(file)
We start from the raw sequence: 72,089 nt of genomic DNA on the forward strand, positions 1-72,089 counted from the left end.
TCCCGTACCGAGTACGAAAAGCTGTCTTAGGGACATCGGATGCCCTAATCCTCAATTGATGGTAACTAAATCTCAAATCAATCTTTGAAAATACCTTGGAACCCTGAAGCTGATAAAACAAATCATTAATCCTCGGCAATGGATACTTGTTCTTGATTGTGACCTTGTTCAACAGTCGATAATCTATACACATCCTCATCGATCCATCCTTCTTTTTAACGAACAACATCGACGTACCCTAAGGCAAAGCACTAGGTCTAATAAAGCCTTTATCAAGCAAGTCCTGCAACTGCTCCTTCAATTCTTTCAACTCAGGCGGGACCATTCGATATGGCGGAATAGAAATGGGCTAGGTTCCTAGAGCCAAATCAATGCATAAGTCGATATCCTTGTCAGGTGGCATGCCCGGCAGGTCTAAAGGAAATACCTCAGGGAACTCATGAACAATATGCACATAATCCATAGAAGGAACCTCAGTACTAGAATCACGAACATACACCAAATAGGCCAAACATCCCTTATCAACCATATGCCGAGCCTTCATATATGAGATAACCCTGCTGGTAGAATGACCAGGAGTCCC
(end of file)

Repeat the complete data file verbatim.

We start from the raw sequence: 72,089 nt of genomic DNA on the forward strand, positions 1-72,089 counted from the left end.
TCCCGTACCGAGTACGAAAAGCTGTCTTAGGGACATCGGATGCCCTAATCCTCAATTGATGGTAACTAAATCTCAAATCAATCTTTGAAAATACCTTGGAACCCTGAAGCTGATAAAACAAATCATTAATCCTCGGCAATGGATACTTGTTCTTGATTGTGACCTTGTTCAACAGTCGATAATCTATACACATCCTCATCGATCCATCCTTCTTTTTAACGAACAACATCGACGTACCCTAAGGCAAAGCACTAGGTCTAATAAAGCCTTTATCAAGCAAGTCCTGCAACTGCTCCTTCAATTCTTTCAACTCAGGCGGGACCATTCGATATGGCGGAATAGAAATGGGCTAGGTTCCTAGAGCCAAATCAATGCATAAGTCGATATCCTTGTCAGGTGGCATGCCCGGCAGGTCTAAAGGAAATACCTCAGGGAACTCATGAACAATATGCACATAATCCATAGAAGGAACCTCAGTACTAGAATCACGAACATACACCAAATAGGCCAAACATCCCTTATCAACCATATGCCGAGCCTTCATATATGAGATAACCCTGCTGGTAGAATGACCAGGAGTCCC